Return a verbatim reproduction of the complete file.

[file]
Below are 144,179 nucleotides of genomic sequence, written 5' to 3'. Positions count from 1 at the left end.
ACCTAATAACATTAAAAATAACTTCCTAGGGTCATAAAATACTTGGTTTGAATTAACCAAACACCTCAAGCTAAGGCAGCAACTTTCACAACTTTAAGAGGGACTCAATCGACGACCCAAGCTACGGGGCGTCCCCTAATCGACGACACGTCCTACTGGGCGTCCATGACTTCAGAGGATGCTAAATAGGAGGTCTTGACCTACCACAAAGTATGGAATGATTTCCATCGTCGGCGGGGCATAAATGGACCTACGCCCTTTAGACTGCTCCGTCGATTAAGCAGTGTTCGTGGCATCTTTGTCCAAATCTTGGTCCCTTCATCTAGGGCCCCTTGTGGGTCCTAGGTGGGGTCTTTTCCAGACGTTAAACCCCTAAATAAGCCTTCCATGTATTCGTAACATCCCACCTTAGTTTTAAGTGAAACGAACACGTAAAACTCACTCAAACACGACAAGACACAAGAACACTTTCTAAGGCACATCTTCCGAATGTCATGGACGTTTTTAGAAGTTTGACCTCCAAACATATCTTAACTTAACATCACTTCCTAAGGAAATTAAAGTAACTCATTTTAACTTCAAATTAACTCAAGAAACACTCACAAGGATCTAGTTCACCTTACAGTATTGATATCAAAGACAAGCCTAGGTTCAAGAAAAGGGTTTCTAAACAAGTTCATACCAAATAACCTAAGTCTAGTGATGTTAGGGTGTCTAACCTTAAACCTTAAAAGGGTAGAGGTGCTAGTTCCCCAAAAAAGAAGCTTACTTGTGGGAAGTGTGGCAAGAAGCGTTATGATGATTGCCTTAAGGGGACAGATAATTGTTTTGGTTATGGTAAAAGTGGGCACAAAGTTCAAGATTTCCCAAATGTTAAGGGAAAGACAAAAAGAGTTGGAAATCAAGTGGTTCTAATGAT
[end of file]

Below are 144,179 nucleotides of genomic sequence, written 5' to 3'. Positions count from 1 at the left end.
ACCTAATAACATTAAAAATAACTTCCTAGGGTCATAAAATACTTGGTTTGAATTAACCAAACACCTCAAGCTAAGGCAGCAACTTTCACAACTTTAAGAGGGACTCAATCGACGACCCAAGCTACGGGGCGTCCCCTAATCGACGACACGTCCTACTGGGCGTCCATGACTTCAGAGGATGCTAAATAGGAGGTCTTGACCTACCACAAAGTATGGAATGATTTCCATCGTCGGCGGGGCATAAATGGACCTACGCCCTTTAGACTGCTCCGTCGATTAAGCAGTGTTCGTGGCATCTTTGTCCAAATCTTGGTCCCTTCATCTAGGGCCCCTTGTGGGTCCTAGGTGGGGTCTTTTCCAGACGTTAAACCCCTAAATAAGCCTTCCATGTATTCGTAACATCCCACCTTAGTTTTAAGTGAAACGAACACGTAAAACTCACTCAAACACGACAAGACACAAGAACACTTTCTAAGGCACATCTTCCGAATGTCATGGACGTTTTTAGAAGTTTGACCTCCAAACATATCTTAACTTAACATCACTTCCTAAGGAAATTAAAGTAACTCATTTTAACTTCAAATTAACTCAAGAAACACTCACAAGGATCTAGTTCACCTTACAGTATTGATATCAAAGACAAGCCTAGGTTCAAGAAAAGGGTTTCTAAACAAGTTCATACCAAATAACCTAAGTCTAGTGATGTTAGGGTGTCTAACCTTAAACCTTAAAAGGGTAGAGGTGCTAGTTCCCCAAAAAAGAAGCTTACTTGTGGGAAGTGTGGCAAGAAGCGTTATGATGATTGCCTTAAGGGGACAGATAATTGTTTTGGTTATGGTAAAAGTGGGCACAAAGTTCAAGATTTCCCAAATGTTAAGGGAAAGACAAAAAGAGTTGGAAATCAAGTGGTTCTAATGAT